(As part of Rabett Run's Gerlich and Tscheuschner project, Eli has started drafting parts of a response, which we will gift wrap in Bozo paper and send to some unsuspecting journal, but certainly arXiv. We have spent a lot of time being serious, but for the introduction/conclusion all may enjoy a snark break. The Editorial Board expresses its thanks for your patience =:> . Some of this comes from previous posts, some from Georg Hoffmann on Prima Klima and some from somewhere. Suggestions for changes and additions are welcome.
UPDATE: Some changes to reflect Arthur's comments 3/25 11 PM EDT
Gerlich and Tscheuschner  have published a polemic in the International Journal of Modern Physics B, full of error, irrelevancy, and accusation. Long known from its arXiv versions and well refuted, it is difficult to understand how their work could appear in a respected journal, however, recent history has shown that such papers are occasionally published where editors and referees are not familiar with the underlying science, or themselves are outliers with respect to the field in which the paper lies. This is often the case where expertise in one area is generalized to arrogance about another. A refutation is needed lest anyone be mislead.
This comment will clearly demonstrate major errors in simple physics that Gerlich and Tscheuschner's make, invalidating their entire paper. Supplementary material deals with Gerlich and Tscheuschner's errors in detail. The first twenty or so pages of Ref. 1 are devoted to showing that the greenhouse effect has nothing in common with how a glass greenhouse works, a commonplace taught in and useful for every introductory atmospheric science course. A simple paragraph would have sufficed. Concisely, greenhouses work by restricting the outward flow of thermal energy by convection, the greenhouse effect limits the flow of thermal energy to space by radiation.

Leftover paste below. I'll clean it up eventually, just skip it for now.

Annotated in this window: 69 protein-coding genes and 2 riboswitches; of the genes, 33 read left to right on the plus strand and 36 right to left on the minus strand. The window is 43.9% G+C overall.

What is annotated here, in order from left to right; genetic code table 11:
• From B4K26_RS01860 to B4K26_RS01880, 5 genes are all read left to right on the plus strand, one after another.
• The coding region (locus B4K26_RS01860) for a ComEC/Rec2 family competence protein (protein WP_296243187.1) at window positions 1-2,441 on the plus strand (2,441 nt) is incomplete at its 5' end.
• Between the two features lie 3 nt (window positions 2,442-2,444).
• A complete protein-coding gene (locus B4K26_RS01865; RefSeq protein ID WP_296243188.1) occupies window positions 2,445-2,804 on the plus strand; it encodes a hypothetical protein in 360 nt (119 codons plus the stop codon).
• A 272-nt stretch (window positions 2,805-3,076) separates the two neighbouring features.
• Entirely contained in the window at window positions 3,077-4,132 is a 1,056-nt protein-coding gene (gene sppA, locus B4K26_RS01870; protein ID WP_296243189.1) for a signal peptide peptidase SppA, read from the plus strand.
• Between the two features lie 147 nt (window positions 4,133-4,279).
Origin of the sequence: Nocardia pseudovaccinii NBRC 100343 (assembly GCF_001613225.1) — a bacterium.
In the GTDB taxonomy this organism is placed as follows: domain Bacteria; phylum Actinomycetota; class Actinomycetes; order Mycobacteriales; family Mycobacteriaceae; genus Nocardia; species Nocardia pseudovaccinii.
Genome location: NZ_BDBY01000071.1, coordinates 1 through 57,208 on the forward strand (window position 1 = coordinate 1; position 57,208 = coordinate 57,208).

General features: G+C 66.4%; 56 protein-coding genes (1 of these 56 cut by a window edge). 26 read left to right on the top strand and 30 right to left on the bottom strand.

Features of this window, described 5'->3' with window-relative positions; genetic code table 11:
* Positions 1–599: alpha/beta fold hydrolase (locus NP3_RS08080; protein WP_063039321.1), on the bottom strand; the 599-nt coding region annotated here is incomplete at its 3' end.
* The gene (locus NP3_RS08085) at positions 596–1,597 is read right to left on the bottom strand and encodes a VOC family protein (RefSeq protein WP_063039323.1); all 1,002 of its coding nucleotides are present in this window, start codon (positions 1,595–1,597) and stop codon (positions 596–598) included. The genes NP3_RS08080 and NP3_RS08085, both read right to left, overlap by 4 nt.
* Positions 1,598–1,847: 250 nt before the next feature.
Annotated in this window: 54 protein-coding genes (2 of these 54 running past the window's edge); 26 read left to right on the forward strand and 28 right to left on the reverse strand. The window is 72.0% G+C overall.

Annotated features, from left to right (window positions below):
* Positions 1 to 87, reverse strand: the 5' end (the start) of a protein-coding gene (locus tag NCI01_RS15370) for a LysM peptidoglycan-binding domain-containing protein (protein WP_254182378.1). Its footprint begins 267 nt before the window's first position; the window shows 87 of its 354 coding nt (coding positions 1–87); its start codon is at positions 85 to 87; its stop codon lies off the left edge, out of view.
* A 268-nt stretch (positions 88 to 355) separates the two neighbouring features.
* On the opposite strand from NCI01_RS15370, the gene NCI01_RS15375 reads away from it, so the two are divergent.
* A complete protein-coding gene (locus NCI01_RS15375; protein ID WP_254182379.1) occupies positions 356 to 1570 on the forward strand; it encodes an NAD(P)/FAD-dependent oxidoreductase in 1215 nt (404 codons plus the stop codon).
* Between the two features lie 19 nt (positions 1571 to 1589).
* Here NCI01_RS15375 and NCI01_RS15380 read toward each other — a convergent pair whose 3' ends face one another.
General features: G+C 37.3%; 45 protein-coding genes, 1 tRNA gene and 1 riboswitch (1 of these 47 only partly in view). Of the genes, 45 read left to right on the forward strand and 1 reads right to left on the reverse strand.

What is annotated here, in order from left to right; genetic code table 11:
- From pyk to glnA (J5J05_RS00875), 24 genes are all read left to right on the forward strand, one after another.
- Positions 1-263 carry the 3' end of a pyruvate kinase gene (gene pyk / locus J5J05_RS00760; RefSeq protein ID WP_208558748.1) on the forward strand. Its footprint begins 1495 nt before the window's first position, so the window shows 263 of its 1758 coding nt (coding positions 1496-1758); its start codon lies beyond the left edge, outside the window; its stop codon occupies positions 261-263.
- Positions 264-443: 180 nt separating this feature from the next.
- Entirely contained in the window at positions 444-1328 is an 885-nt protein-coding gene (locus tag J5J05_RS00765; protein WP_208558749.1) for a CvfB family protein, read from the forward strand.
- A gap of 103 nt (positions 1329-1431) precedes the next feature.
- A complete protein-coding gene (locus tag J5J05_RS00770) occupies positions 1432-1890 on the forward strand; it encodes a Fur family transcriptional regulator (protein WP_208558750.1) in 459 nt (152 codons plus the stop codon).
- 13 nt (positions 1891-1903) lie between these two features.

A careful, although painful, reading of the rest of the paper shows that there are only two physically based criticisms of the greenhouse effect in Ref. 1, embedded into a mass of opinion and commonplace knowledge badly stated
Gerlich and Tscheuschner assert that Clausius' statement of the second law of thermodynamics forbids transfer of heat from a colder atmosphere to a warmer surface. Their entire 90 page argument rests on this claim. As made clear below, the second law requires consideration of all heat flows in a process, so one must simultaneously include the larger transfer of thermal energy from the surface to the atmosphere. Ref. 1 does not do this and thus errs. When done properly, there is no contradiction
The fundamental equations of radiative transfer have the Second Law of Thermodynamics built into them, via Kirchoff's Law, which can be derived directly from the Second Law. When solved numerically the solutions perforce obey the 2nd law. This applies equally well to simple models, and to the most elaborate line-by-line calculations. All show that the presence of greenhouse gases in the atmosphere results in a warmer surface than in their absence.
Next, following Arthur Smith's criticism  of an earlier version of Ref. 1, we consider a non-uniform distribution of temperature on the surface of a planet. It is shown that when doing this, Gerlich and Tscheuschner obtain an absurd result by using a ridiculous assumption, that each part of the planet's surface immediately cools or heats to reach an equilibrium with the locally impinging solar radiation thereby neglecting the thermal inertia of the oceans, atmosphere and ground. Were this to be the case, all parts of the Earth would cool to well below 200 K (-73 C) at night. It is shown that a uniform surface temperature model provides a lower, but useful, bound on the greenhouse effect, the commonly quoted ~33 K.
These two points alone invalidate Gerlich and Tscheuschner's entire paper, and show that the radiative greenhouse effect does significantly increases the surface temperature of the Earth. Beyond this readers with basic understanding of physics and climate cannot help but be amused by the rich bounty of irrelevancies, silly errors, lack of understanding and significant omissions that Gerlich and Tscheuschner provide. Coupled with the authors' embarrassing false pride, the manuscript would pass from hand to hand labelled as a revenge of social scientists for Alan Sokol's joke, were it not for the demonstrated capacity of this paper to mislead the naive and those hungering to be mislead. It is only this that makes a reply necessary.
Section 2 below disposes of Ref. 1's arguments about the second law of thermodynamics, principally laid out in their Section 3.9. As a part of that, in Section 3, simple models are introduced and then used to demonstrate Gerlich and Tscheuschner's aphysical picture of heat flow on a rotating planet (Section 3.7).